Okay, so if you agree with me, through the 9th amendment, that we have our right to personal choice (which is, as you say, a portion of Liberty), but are not in favor of abortion. I’m going to ask something (after reading the above a few times) here: If you are uncomfortable with certain types of abortion, and you want to undo Roe v. Wade… is there anything that you would seek to be changed about current law(s) that you would do to also keep liberty intact?

        The other things that I totally agree with are both here:
        “There is nothing like a righteous cause to animate the busybodies; but surely there are more worthy causes, with achievable goals, in which to invest their considerable time and passion.” — absolutely agree! I can think of a few of the top of my head (regardless of actual policies here): The economy, the war on Drugs, crimes against women, hate crimes, etc.

        And here:
        “Thus, my personal beliefs were immaterial to my qualifications for the office I was seeking, and I would keep them to myself, thank you.” — absolutely agree again! Abortion is (you could kind of argue that it is so by design as well) a wedge issue. The only thing that answering questions like that seeks to to do is to drive a wedge in society, causing you to lose voters–if you were voting. It is a highly contentious issue, one that should be stayed away from for the most part, in a campaign. Sometimes, I think the only purpose of asking and answering that question is to sign a death sentence for your support of different segments of the population.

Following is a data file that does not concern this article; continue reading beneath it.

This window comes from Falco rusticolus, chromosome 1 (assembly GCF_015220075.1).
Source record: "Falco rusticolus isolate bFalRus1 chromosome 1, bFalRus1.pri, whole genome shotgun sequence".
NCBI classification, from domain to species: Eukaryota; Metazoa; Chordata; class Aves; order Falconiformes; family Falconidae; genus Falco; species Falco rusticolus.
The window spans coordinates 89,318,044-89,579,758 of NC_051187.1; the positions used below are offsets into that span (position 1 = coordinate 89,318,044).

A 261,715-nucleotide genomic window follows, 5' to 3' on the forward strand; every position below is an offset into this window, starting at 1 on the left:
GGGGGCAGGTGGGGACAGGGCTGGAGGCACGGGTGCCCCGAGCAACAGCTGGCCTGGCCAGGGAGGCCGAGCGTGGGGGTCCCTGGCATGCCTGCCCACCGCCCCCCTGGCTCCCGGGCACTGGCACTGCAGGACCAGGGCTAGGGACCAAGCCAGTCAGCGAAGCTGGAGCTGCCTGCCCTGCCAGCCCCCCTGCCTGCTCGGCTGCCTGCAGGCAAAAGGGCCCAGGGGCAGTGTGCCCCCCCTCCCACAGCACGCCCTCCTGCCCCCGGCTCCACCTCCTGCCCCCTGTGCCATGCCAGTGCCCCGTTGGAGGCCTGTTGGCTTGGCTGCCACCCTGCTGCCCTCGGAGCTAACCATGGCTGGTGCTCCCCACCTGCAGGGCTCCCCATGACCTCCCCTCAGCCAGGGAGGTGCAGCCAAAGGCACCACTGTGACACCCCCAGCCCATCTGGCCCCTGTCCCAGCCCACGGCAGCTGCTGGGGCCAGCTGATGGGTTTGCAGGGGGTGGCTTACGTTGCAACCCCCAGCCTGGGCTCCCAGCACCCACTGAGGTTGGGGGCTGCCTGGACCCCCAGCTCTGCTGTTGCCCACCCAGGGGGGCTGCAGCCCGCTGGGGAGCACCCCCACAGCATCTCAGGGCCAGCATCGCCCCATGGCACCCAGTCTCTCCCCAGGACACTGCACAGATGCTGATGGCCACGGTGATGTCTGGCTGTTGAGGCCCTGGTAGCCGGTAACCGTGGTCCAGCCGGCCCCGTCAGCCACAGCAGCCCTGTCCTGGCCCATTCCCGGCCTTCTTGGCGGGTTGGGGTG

^Hopefully, I’ve read everything right up there 🙂

        • ^Hopefully, I’ve read everything right up there

          As a general proposition, Greg, it is probably safe to assume that when you agree with me, you have understood what I wrote in that instance. 😉

          It is when you don’t agree with me that you get to exercise the freedom of choice you so cherish. In your head, you can choose to react emotionally and evade the issue, secure in your well-established feelings regarding what is right, wrong, or ought to be. Or, you can engage your intellect, ask yourself on what objective basis you disagree, and cogitate on whether this might be an opportunity to restructure your mind, as opposed to just rearranging your prejudices. A serviceable mind is priceless, and a terrible thing to waste by engaging in groupthink.